What We Do


Our Mission

Morpheus Youth Project builds healthy communities for young people thru arts and culturally responsive activities.

The purpose of the Morpheus Youth Project is to create an accessible, safe and respectful environment that encourages positive growth and provides creative opportunities through the arts and humanities.  We believe that by investing in our youth through education and encouraging the development of self-awareness, we will provide viable tools and positive options for young people as they mature.

We believe that every young person deserves the opportunity to develop into a positive and productive human being and to potentially become a community mentor for those who follow.  By building confidence and instilling self-awareness, the youth in our programs develop the tools to transform their lives, which may have been unhealthy and self-destructive.

In an effort to create positive change with under-served youth, we focus on three strategic areas:

1.       Marginalized communities such as outer East Portland.

2.       Entry level juvenile justice facilities such as Multnomah and Marion County Juvenile Detention Centers.

3.       Long term facilities such as MacLaren Youth Corrections.

Organization History

The original commitment to working with under-served youth began for co-founders Carlos Chavez and Phil Stockton at the MacLaren Youth Correctional Facility in Woodburn, Oregon.  It was there in 2010 that Carlos and Phil began to conduct workshops in radio journalism and improvisational theater as volunteers under the supervision of the University of Hope Partnership Program at MacLaren Youth Correctional Facility in Woodburn, OR.  Originally, they conducted their workshops separately, but when Carlos and Phil met one another, they began to develop ideas about how to fulfill the need for incarcerated youth to transition successfully into their home communities after their release from the MacLaren facility:  similar workshops would need to be conducted outside of the facility as a continuation of the workshops at MacLaren.

It was with this idea that Carlos and Phil established Morpheus Youth Project.  In 2011, they licensed their business name with the State of Oregon and registered their organization with the IRS.   Also, they secured fiscal sponsorship through Fractured Atlas of New York, a 501c3 umbrella organization which is focused on supporting young arts-related entities that do not yet have the 501c3 certification.  As the organization matured and gained momentum in the community, they secured 501c3 nonprofit status in 2015.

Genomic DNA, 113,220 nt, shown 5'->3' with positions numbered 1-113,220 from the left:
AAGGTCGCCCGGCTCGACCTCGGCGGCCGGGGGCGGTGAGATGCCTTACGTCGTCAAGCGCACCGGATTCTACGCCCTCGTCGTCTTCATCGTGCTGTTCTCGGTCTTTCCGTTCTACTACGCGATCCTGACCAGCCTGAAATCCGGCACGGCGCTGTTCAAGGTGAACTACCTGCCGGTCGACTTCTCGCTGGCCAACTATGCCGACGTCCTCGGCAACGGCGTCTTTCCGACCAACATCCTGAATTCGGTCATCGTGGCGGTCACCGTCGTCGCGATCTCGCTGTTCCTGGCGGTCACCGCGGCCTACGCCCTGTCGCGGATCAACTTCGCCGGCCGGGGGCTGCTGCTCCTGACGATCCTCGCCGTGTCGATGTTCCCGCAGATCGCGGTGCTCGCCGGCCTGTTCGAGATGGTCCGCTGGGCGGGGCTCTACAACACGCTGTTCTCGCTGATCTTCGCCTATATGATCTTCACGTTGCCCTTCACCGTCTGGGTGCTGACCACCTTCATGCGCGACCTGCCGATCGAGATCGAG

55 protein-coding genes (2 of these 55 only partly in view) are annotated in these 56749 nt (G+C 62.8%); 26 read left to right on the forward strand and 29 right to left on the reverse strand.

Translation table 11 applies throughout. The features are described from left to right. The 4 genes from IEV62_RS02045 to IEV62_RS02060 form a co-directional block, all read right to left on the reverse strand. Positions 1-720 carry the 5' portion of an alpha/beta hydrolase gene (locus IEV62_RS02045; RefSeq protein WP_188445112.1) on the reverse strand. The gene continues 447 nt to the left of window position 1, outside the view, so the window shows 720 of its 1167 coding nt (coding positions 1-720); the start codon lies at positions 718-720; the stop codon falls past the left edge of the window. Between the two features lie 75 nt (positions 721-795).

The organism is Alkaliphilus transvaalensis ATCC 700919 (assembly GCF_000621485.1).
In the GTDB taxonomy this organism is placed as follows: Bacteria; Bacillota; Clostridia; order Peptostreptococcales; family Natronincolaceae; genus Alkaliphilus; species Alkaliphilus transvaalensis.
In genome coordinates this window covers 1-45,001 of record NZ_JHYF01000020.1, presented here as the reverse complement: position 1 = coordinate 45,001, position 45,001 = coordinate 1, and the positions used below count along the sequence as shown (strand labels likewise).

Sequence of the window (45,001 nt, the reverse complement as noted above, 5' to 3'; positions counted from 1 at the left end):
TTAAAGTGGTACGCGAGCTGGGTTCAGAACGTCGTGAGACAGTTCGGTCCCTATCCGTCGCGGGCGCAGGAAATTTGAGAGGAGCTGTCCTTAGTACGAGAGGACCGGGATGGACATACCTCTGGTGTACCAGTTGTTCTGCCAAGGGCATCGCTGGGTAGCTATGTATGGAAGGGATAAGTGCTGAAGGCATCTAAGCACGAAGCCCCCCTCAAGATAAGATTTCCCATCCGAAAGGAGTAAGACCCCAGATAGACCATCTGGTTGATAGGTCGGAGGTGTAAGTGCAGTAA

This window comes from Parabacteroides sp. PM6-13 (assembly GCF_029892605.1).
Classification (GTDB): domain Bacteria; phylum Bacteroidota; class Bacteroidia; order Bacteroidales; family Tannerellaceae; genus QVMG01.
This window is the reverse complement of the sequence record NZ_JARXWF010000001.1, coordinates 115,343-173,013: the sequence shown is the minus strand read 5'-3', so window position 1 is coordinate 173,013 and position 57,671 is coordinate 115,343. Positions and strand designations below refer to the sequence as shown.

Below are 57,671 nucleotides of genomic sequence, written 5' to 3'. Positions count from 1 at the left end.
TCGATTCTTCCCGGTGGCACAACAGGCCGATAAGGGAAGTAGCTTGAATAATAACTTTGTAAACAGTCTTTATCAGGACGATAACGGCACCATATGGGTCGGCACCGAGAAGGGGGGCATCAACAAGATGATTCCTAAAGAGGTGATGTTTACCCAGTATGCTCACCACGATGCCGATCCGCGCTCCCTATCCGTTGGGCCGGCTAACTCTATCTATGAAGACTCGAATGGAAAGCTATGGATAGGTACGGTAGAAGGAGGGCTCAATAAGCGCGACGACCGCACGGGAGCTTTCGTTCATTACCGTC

For me, this whole thing’s good. You’ve got radio journalism, where we’re learning how to use equipment and interviews and all types of stuff. You’ve got the art, where we’re learning how to draw from basic shapes to portraits and all of that stuff. It’s all nice, but also for me it goes deeper. It helps me with my people skills, social skills, being able to meet new people and just being able to communicate.
— Marcos at MacLaren Youth Corrections

Board of Directors



Angeline Harris

From working at the prestigious Lee, Wooden & Ziegler LLP to opening her own practice in 2001, Angeline has represented Arts & Entertainment clients large and small for nearly 20 years. She made headlines in 2010 when she secured the “Kingston Woman” rights to songwriter Helen Jones and continues to provide the same dedication to all her clients. Practicing since the first internet boom, Angeline has hands-on experience with how technology affects the creative industry. Staying ahead of the law’s frequent changes is Angeline’s sixth sense.



Juris Doctor, 1997

B.A., Film & Music, 1994

Activities & Affiliations

• ABCD Bar Association, Member
• IP Law for Creatives Association, Member-at-Large
• Civil Rights Conservation, Secretary

Bar Admissions

• New York, Tennessee, California




Spencer Ingram

Spencer focuses on the various facets of law that revolve around digital media and technology, whether that’s securing patents and trademarks for wearable tech or negotiating distribution agreements for the now prolific AZL App. Prior to co-founding Harris Ingram, he managed the tech startup accounts for Lee, Wooden & Ziegler LLP. Spencer has represented and advised entrepreneurs on best legal practices for their business for over 15 years.



Juris Doctor, 1999

B.A., Economics, 1995

Activities & Affiliations

• ABCD Bar Association, Member
• Constitutional Conservation, Member

Bar Admissions

• New York, Illinois, California




Isabel Sonam

Isabel got her start working under Hugo Walters, Esq., director of the ABC Fashion Institute. She specializes in all things related to fashion law, whether that’s securing a trademark for a logo design or helping clients work through federal textile laws. Before joining Harris Ingram, she was an associate at fine arts practice Veronica Chin, PLLC. Isabel also represents fine artists, galleries, appraisers, and more on art litigation matters.



Juris Doctor, 2002

B.A., Art History, 1999

Activities & Affiliations

• ABCD Bar Association, Member

Bar Admissions

• New York, California